Bridges - The Most Recognizable Symbols a City Has to Offer



Most Fascinating Bridges in the World

 

Bridges - The Most Recognizable City Symbols

Connecting one place to another, often providing amazing architectural solutions in many ways, and yet shining as the city’s “brightest superstar”, bridges are symbols that fascinate designers, travelers, and just about everyone else. The world collects them decade by decade and there are many bridges we would want to recommend. From the old beauties to the modern world-class designs, we are bringing you the list of the world’s most remarkable bridges.

Tower Bridge, London, UK

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One of the most famous bridges in the world was built in eight years and it took over 400 construction workers working every day to build it. Tower Bridge crosses over the river Thames, where two massive piers were sunk to support the construction and it was the perfect solution for the ships that could still easily pass under the bridge. The elegance of the bridge came with the Cornish granite and Portland stone that primarily serve as the protection of the steelwork underneath. What’s fun for tourists is the option to go inside the bridge, where they could learn more about the history and enjoy the view of London from the walkway between two towers.

 

Harbour Bridge, Sydney, Australia

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The great idea for building this beautiful arch bridge started in 1914, when on the other side of the world the Great War, World War I began. Harbor Bridge, the world’s largest steel arch bridge, was finally completed in 1932. The flawless calculation was needed for two halves of the arch to be connected. Today the bridge holds eight car lanes, 2 rail trails, one cycling and pedestrian way, plus a trail for tourists. Climbing on the top of the arch will give you a spectacular view of Sydney, but it takes about three hours to get there.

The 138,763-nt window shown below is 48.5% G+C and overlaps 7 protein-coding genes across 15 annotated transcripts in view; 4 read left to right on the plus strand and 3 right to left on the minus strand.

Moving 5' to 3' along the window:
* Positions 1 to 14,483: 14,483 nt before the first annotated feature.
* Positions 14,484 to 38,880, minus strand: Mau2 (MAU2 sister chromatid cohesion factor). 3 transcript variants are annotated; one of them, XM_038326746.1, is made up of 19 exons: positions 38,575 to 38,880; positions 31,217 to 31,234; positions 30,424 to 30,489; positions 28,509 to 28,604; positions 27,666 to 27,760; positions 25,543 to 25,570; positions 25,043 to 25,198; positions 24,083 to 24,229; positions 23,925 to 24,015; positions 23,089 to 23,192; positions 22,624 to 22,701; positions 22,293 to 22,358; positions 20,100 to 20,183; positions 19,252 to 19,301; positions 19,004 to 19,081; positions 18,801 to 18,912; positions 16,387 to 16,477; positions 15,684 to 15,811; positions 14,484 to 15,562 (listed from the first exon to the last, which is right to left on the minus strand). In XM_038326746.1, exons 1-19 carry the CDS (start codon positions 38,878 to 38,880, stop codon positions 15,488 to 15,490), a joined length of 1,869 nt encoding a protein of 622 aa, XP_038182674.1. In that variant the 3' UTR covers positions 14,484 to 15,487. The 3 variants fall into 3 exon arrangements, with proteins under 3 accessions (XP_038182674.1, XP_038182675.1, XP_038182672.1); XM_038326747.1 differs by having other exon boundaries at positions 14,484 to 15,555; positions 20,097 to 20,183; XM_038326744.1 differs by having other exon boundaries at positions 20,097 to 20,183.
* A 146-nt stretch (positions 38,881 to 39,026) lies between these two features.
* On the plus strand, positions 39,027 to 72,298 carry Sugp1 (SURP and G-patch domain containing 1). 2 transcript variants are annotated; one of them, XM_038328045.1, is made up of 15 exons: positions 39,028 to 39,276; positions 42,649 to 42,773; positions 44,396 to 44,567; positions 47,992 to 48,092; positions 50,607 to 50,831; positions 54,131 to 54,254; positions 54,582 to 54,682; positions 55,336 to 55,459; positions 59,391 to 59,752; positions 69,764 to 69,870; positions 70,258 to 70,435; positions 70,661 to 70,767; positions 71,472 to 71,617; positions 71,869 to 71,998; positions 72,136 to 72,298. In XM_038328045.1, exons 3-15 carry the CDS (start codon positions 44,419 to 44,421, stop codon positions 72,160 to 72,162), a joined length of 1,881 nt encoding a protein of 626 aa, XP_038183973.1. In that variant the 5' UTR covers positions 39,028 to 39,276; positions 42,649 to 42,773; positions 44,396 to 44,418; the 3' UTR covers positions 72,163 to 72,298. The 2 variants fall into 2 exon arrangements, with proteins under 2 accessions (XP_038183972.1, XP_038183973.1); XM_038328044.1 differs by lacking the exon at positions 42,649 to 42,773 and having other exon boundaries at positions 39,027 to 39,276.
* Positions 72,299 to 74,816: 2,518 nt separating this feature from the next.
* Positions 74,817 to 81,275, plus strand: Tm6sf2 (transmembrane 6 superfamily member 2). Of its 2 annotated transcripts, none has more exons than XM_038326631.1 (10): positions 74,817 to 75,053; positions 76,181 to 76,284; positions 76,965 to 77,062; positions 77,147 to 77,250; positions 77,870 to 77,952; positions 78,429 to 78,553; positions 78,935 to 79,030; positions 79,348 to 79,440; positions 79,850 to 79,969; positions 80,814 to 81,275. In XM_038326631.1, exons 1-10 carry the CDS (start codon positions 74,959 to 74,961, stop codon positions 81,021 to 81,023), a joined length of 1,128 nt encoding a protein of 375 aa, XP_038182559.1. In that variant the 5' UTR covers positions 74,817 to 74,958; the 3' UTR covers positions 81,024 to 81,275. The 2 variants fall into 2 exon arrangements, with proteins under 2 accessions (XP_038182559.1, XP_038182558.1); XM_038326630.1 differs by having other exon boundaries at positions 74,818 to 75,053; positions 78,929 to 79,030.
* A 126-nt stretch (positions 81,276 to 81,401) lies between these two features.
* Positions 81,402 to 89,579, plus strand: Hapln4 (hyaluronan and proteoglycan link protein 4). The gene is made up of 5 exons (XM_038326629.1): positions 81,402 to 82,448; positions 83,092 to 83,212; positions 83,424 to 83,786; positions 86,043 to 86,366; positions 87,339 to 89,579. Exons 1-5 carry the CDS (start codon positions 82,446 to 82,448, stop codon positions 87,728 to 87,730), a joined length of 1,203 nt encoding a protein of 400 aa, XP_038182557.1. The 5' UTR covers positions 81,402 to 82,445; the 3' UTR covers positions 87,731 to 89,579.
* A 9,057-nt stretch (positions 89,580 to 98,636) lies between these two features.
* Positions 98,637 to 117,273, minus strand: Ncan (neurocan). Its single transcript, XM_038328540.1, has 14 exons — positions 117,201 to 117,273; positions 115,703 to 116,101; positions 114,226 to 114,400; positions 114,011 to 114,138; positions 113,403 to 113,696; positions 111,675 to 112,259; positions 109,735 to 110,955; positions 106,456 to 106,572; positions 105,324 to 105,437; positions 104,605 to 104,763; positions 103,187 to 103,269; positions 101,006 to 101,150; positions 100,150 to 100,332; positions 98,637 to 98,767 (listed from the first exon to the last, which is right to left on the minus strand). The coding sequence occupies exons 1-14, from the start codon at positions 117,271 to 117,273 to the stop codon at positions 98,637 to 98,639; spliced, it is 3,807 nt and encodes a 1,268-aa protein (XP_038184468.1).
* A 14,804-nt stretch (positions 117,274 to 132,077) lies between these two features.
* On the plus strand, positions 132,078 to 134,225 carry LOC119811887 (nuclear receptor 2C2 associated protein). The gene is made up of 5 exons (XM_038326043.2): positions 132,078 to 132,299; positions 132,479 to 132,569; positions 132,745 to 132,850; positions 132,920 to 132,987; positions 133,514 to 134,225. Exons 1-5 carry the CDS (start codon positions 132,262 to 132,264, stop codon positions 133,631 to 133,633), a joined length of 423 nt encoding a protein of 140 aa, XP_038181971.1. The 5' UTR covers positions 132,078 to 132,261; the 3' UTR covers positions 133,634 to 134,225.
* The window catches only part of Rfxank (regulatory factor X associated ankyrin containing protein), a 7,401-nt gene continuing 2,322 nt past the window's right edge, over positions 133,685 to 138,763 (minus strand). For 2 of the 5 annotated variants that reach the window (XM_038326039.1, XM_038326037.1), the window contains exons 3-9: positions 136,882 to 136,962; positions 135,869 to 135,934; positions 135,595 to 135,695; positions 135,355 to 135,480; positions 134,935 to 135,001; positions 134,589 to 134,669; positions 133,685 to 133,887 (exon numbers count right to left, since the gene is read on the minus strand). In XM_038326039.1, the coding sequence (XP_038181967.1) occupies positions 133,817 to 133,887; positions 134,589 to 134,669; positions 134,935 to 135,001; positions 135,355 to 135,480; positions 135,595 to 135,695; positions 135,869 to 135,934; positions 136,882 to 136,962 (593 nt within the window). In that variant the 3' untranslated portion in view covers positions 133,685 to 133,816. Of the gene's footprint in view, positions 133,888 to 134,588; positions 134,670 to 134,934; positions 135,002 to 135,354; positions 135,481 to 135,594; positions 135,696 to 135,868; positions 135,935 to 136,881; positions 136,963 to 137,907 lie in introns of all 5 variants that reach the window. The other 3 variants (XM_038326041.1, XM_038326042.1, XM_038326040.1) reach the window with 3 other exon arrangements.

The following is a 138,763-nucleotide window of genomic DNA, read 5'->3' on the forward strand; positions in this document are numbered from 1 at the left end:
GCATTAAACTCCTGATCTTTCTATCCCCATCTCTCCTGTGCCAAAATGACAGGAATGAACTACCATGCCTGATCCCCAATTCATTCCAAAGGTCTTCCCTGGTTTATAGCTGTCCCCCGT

Gateshead Millenium Bridge, New Castle, UK

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This amazing bridge, with the unconventional solution of tilting as it lets the ships come through, uses huge joints to rotate. Each opening and closing of the Gateshead Millenium Bridge takes about four and a half minutes. In 2001 there were 36,000 people lined up to see the bridge tilt for the first time. Tilting is performed by six arms while the bridge cleans up its own litter - literally anything that drops on the deck automatically rolls into special traps at each end of the bridge every time it opens.

 

Golden Gate Bridge, San Francisco, USA

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Despite the hazardous conditions and environmental challenges for the bridge to be built in the open ocean, Joseph Strauss and his talented team made it happen and the Golden Gate Bridge was opened to the public in 1937. Well known as the most photogenic bridge in the world, the symbol of “Californian Cool” is not painted in gold, but chose to be painted in distinctive and warm orange as a contrast to cool colors of the sky and the ocean. Painting the bridge as a part of the maintenance is protecting the Golden Gate Bridge from high salt content that’s in the air and that would bring rust and corrodes to the steel.

 

Akashi Kaikyo Bridge, Japan

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The largest miracle of engineering that links the city of Kobe on the mainland of Japanese island Honshu with Awaji Island took more than a decade to be built. Akashi Kaikyo Bridge has the longest central span of any suspension bridge in the world. Before it was open to the public in 1998 it had to go through some extreme weather condition tests like typhoons, earthquakes, and high wind speeds.

 

Millau Viaduct, Millau, France

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With being 1,125’ (343 meters) above the base of the structure, Millau Viaduct is the tallest bridge in the world. Stunning in the architectural and design sense, this beautiful bridge broke a few other records when it was opened to the public, in December 2004. It is the highest road bridge in Europe, it has the highest pylons in the world, and it’s another example of how grand France can be when it comes to architecture, design, and construction.